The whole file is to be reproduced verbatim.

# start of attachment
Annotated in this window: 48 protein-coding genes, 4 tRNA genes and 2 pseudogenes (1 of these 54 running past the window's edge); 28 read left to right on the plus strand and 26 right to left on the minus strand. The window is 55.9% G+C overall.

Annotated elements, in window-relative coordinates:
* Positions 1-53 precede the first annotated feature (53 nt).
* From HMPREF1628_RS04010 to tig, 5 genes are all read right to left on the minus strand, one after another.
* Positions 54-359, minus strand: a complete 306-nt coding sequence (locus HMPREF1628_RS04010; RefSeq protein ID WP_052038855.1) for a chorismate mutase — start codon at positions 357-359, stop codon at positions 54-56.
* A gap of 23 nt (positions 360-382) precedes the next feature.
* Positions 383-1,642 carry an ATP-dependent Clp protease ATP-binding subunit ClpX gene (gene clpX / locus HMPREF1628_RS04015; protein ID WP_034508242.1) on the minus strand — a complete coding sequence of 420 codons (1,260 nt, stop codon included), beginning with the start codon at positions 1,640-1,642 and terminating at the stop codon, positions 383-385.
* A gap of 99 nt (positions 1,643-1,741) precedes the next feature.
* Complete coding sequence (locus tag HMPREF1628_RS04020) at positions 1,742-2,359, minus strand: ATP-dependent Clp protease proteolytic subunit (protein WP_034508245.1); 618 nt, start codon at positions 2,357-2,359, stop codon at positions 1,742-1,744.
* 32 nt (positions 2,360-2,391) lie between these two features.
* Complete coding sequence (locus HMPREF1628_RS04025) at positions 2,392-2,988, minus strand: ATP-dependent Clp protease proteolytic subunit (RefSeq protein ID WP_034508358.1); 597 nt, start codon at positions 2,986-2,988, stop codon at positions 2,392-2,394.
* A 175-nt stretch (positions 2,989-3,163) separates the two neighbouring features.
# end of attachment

Annotated in this window: 48 protein-coding genes, 4 tRNA genes and 2 pseudogenes (1 of these 54 running past the window's edge); 28 read left to right on the plus strand and 26 right to left on the minus strand. The window is 55.9% G+C overall.

Annotated elements, in window-relative coordinates:
* Positions 1-53 precede the first annotated feature (53 nt).
* From HMPREF1628_RS04010 to tig, 5 genes are all read right to left on the minus strand, one after another.
* Positions 54-359, minus strand: a complete 306-nt coding sequence (locus HMPREF1628_RS04010; RefSeq protein ID WP_052038855.1) for a chorismate mutase — start codon at positions 357-359, stop codon at positions 54-56.
* A gap of 23 nt (positions 360-382) precedes the next feature.
* Positions 383-1,642 carry an ATP-dependent Clp protease ATP-binding subunit ClpX gene (gene clpX / locus HMPREF1628_RS04015; protein ID WP_034508242.1) on the minus strand — a complete coding sequence of 420 codons (1,260 nt, stop codon included), beginning with the start codon at positions 1,640-1,642 and terminating at the stop codon, positions 383-385.
* A gap of 99 nt (positions 1,643-1,741) precedes the next feature.
* Complete coding sequence (locus tag HMPREF1628_RS04020) at positions 1,742-2,359, minus strand: ATP-dependent Clp protease proteolytic subunit (protein WP_034508245.1); 618 nt, start codon at positions 2,357-2,359, stop codon at positions 1,742-1,744.
* 32 nt (positions 2,360-2,391) lie between these two features.
* Complete coding sequence (locus HMPREF1628_RS04025) at positions 2,392-2,988, minus strand: ATP-dependent Clp protease proteolytic subunit (RefSeq protein ID WP_034508358.1); 597 nt, start codon at positions 2,986-2,988, stop codon at positions 2,392-2,394.
* A 175-nt stretch (positions 2,989-3,163) separates the two neighbouring features.